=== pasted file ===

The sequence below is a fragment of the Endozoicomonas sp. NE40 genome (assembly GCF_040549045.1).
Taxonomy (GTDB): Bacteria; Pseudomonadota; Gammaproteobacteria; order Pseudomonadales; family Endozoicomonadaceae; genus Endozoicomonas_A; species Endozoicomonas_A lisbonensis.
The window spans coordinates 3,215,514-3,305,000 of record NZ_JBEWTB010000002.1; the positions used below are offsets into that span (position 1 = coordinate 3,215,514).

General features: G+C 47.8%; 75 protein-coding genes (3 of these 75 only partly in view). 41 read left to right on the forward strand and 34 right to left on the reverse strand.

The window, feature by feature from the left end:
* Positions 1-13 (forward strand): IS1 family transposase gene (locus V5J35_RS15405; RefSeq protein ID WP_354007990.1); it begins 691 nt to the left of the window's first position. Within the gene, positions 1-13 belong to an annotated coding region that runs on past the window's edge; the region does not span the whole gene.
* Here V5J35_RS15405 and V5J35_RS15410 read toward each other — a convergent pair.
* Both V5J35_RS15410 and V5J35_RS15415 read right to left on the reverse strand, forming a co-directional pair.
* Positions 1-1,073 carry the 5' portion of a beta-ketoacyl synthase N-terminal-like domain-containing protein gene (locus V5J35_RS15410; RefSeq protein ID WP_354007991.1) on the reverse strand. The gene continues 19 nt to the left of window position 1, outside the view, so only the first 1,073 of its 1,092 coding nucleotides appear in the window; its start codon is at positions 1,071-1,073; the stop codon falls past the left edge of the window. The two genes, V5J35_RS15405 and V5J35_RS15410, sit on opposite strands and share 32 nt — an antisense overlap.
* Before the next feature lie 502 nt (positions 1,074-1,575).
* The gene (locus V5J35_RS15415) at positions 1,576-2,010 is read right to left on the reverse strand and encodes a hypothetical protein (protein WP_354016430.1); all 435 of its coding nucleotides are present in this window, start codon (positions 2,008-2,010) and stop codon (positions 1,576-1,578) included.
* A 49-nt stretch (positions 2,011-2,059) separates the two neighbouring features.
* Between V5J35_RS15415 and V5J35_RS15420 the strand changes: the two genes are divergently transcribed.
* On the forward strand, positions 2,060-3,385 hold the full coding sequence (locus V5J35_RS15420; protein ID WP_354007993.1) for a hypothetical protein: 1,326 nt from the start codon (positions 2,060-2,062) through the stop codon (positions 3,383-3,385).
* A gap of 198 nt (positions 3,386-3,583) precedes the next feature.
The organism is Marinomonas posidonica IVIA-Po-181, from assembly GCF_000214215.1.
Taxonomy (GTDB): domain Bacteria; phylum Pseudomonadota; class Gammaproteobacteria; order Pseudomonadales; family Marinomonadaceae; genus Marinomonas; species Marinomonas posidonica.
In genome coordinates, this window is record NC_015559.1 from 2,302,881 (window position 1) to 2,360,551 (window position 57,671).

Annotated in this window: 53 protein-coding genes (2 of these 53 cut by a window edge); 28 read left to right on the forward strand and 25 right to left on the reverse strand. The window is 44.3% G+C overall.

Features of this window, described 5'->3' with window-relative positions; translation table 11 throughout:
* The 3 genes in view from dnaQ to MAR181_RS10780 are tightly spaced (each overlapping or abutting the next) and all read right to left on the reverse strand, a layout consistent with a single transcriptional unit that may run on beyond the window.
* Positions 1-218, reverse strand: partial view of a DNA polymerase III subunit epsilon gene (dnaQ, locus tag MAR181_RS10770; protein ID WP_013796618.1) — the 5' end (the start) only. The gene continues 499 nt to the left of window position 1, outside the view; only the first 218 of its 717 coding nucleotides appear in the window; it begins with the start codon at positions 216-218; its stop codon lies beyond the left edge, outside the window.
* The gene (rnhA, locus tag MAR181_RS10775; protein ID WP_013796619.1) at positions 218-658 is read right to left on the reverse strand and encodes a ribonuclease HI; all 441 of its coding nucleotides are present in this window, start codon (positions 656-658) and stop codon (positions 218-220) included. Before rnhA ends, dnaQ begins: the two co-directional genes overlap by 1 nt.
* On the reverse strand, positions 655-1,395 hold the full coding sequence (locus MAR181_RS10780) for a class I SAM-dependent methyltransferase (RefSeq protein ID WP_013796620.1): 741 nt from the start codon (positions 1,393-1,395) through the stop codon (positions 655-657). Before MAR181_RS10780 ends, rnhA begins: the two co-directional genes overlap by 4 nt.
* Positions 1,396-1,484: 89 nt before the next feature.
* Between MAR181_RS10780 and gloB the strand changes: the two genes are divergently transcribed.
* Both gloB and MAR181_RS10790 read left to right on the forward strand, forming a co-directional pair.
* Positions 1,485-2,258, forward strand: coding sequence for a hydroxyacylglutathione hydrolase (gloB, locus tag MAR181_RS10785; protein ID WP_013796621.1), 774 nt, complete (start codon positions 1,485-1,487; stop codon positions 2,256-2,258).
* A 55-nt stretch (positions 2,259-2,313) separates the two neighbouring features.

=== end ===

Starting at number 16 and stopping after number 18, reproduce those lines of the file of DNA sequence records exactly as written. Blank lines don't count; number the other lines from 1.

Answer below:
The organism is Marinomonas posidonica IVIA-Po-181, from assembly GCF_000214215.1.
Taxonomy (GTDB): domain Bacteria; phylum Pseudomonadota; class Gammaproteobacteria; order Pseudomonadales; family Marinomonadaceae; genus Marinomonas; species Marinomonas posidonica.
In genome coordinates, this window is record NC_015559.1 from 2,302,881 (window position 1) to 2,360,551 (window position 57,671).